Casablanca Finance City launches a debate on the challenges of cybersecurity in Africa
Casablanca – 29/03/2022
Cybersecurity in Africa: what position on the global arena, and which strategic challenges
for African companies? This is the theme of the 2nd edition of the “CFC Talks” program, released
online by Casablanca Finance City.
The CFC Talks were first launched in 2021, with the aim to offer an African perspective and to
share field experiences with local and international investors willing to expand their activity on the continent.
For the opening of this second edition, Mr. Saïd Ibrahimi, CEO of Casablanca Finance City, highlighted changes and shifts due to digitalisation, “a true growth accelerator” that represents a significant risk factor in the wake of cyberattacks that have cost Africa to have reached 4 billion dollars in 2021 (Interpol). He also underscores that “Africa, like the rest of the world, must equip itself to face the challenges of cybersecurity” as he reminds the audience that “there are several cyber-specialists in the CFC community that focus on Morocco and on the continent.”
This program, hosted by Manal Bernoussi, Director of Strategy, Communication and Partnerships at Casablanca Finance City, included the participation of members and partners of the CFC community, who shared their ideas on the subject. Mr. Imade Elbaraka, Associate Managing Partner in Cyberactivity for France and Francophone Africa at Deloitte, confirmed the high cost of cyberattacks and how many institutions could benefit from an increased vigilance regarding challenges linked to cybersecurity. Studies conducted by Deloitte reveal that 49% of global organisations discuss cybersecurity in the context of board meetings, while only 12% of African companies do the same.
A multifaceted and cross-border threat
During the first panel, which focused on field experiences on the African continent, Mr. Ali El Azzouzi, CEO & Founder of Dataprotect, drew attention to the fact that cybercriminal activity does not require any real ICT expertise. He confirms the continent’s vulnerability to cybercrime, underscoring that cybersecurity is a question of good governance, while there is a lack of cooperation between African countries, particularly as the phenomenon is transnational.
As for Mr Yaya Touré, Director of Information Systems at Banque Atlantique, a subsidiary of Groupe BCP, he believes that cybercriminals now tend to focus attacks on clients who make use of digital services, and who have thus become targets of choice due to the absence of a digital culture.
In the context of a lack of qualified human resources, training future talents has become a priority for UM6P. According to Mr. Hassan Baloui, COO and Director of Cybersecurity Development at the Mohammed VI Polytechnique University, this institution is well aware of the need to adapt training methods to the requirements of industrial partners, as well as the needs of the Moroccan economy in particular and the African economy in general. Bearing witness to the “brain drain” that is affecting all of Africa, he reminds us of the necessity to retain these young talents, as human capital training requires more time than infrastructure investment.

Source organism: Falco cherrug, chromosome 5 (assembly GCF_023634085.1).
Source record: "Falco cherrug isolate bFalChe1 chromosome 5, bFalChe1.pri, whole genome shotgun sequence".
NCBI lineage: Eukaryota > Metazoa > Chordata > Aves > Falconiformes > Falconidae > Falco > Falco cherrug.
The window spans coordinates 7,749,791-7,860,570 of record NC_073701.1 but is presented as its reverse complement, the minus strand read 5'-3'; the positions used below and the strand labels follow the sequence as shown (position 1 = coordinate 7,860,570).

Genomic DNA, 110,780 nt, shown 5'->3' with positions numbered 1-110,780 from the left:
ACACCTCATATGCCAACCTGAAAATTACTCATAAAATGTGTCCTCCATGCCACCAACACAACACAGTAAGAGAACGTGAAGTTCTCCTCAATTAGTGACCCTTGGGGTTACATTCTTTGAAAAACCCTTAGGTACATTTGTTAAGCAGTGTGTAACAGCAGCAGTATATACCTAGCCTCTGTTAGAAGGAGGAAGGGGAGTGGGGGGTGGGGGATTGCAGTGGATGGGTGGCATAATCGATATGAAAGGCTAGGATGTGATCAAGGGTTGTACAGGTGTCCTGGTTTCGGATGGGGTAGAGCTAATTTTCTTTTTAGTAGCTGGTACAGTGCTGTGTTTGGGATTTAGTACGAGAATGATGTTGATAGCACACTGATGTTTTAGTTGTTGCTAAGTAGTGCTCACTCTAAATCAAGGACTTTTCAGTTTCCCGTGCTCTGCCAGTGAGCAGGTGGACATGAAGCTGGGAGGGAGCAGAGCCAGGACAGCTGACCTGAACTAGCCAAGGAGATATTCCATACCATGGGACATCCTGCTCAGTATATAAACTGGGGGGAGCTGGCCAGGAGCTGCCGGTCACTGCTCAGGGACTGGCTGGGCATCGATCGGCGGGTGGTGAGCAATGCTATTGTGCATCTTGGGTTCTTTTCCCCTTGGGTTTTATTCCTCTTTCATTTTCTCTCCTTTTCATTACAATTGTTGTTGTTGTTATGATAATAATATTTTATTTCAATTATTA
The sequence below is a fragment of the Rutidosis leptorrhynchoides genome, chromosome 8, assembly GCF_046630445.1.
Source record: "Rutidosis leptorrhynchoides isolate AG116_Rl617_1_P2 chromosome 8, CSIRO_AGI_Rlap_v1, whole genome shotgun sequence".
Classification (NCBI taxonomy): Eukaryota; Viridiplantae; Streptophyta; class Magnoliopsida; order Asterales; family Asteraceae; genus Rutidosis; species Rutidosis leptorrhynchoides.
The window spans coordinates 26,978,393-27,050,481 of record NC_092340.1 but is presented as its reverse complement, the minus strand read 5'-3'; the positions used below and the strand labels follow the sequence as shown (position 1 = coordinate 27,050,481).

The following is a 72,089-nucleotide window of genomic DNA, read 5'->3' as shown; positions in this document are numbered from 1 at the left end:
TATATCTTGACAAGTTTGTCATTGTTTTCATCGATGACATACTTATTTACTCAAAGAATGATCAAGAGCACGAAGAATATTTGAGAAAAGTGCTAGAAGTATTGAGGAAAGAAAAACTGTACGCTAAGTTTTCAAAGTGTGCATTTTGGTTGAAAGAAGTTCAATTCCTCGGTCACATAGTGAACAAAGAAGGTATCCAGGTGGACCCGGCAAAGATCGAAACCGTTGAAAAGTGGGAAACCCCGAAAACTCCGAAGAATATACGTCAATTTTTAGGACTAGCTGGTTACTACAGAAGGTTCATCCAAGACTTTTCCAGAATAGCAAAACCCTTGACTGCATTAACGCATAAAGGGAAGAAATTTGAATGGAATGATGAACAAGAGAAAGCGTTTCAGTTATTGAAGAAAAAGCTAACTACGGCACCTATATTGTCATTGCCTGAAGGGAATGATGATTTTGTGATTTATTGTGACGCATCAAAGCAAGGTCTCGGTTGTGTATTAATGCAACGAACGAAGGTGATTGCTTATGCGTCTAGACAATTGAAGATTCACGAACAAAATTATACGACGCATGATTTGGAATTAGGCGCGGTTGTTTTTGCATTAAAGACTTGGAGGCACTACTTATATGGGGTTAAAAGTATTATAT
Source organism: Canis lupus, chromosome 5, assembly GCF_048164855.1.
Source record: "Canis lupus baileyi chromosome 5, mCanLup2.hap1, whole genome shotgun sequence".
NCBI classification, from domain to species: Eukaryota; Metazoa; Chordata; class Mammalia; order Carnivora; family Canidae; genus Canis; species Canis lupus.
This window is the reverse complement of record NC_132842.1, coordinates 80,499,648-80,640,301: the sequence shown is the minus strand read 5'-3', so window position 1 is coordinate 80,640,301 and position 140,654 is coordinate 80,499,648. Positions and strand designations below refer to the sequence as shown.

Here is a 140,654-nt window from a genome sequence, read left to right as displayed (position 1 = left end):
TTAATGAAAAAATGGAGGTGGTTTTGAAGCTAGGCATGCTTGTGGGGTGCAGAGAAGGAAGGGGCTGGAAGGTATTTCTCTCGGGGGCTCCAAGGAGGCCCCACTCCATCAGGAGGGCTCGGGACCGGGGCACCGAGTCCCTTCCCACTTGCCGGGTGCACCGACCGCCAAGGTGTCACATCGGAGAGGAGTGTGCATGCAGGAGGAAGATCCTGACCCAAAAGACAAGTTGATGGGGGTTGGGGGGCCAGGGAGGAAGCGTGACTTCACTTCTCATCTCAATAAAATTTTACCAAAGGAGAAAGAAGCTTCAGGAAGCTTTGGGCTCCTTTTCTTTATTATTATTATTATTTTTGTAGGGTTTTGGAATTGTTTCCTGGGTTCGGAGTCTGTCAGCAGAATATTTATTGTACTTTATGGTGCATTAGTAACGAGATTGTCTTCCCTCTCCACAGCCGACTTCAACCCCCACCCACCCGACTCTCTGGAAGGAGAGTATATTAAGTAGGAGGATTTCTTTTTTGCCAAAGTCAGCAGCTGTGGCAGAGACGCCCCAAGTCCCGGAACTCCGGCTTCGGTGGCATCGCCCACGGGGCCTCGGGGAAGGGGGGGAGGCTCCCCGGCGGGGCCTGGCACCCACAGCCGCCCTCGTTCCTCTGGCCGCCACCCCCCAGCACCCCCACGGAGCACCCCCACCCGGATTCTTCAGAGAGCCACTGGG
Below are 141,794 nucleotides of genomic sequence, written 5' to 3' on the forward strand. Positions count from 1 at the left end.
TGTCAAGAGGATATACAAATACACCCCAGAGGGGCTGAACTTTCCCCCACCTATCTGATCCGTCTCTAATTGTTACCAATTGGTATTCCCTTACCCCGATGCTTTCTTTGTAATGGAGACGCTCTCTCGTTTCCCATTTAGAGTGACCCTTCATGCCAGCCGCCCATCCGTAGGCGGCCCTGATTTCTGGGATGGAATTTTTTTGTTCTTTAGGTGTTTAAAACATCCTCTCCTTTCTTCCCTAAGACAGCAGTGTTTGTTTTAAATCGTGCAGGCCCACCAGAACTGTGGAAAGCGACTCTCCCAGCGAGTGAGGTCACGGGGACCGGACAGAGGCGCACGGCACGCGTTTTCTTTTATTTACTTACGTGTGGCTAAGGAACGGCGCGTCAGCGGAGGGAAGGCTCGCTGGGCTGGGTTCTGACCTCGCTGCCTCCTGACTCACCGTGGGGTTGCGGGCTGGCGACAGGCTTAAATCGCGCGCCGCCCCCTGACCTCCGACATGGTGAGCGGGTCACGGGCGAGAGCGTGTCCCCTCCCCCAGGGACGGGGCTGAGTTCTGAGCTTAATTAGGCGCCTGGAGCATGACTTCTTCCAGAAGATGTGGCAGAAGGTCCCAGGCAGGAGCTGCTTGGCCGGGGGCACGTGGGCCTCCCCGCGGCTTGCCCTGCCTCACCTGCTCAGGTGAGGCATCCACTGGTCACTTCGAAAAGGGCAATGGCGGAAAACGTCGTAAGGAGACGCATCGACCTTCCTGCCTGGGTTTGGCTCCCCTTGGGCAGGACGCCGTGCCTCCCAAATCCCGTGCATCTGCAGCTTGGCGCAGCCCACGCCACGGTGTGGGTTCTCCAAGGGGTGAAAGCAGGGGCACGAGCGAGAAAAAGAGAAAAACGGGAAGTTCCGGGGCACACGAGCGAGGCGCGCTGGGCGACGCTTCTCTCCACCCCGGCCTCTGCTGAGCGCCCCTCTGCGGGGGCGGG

Sharing his own experience, Mr. Yann Bonnet, Deputy CEO of Campus Cyber in France, an initiative recently launched by President Emmanuel Macron, offered the case study of Campus Cyber France, an ecosystem of 1600 companies grouped within a shared physical space, and working together toward the development of talent and innovation. In more general terms, the ultimate goal is to develop collective intelligence to be in a better position to face threats.
Developing cooperation on a continental and international scale
In the second panel dedicated to potential responses and perspectives in terms of cybersecurity, Mrs Salima Amira, CEO of Microsoft Morocco, emphasized on the increase in risks due to remote work caused by the pandemic breakdown. She also specified that the blending of domestic and professional networks has increased the number of access points for cybercriminals.
This concern was shared by Mr. Yassir Kazar, whose company, Yogosha, has developed a means of safeguarding by ethical “hacking”. The CEO & Co-Founder of Yogosha placed emphasis squarely on the need to invest in security, as certain regulations might seek to place liability on the company in the case of an attack.
Hence the considerable need for support, explained Mr. Emmanuel Cheriet, Managing Director of Orange Cyberdefense for the Maghreb and West Africa, as cybersecurity is a complex domain, and there are multifaceted threats.
It is clear from these discussions that Africa is not spared from cybercriminality, though the continent remains under-prepared to face these challenges. Insufficient investment as digitalisation continues to expand, the lack of skilled human capital, and weak levels of cooperation on a continental scale are the principal causes of this shortfall. The result is an obligation to generate greater financial resources for security and the training and retention of talent.
This is precisely the constructive role of ecosystems that bring together diverse actors, implicating public and private organisations to encourage cybersecurity expertise. Ecosystems such as those built by CFC and UM6P, as well as similar initiatives, will undoubtedly constitute a fertile ground for the development of this sector.
Watch the 2nd edition on CFC youtube channel: https://www.youtube.com/watch?v=G7kngq1LHnA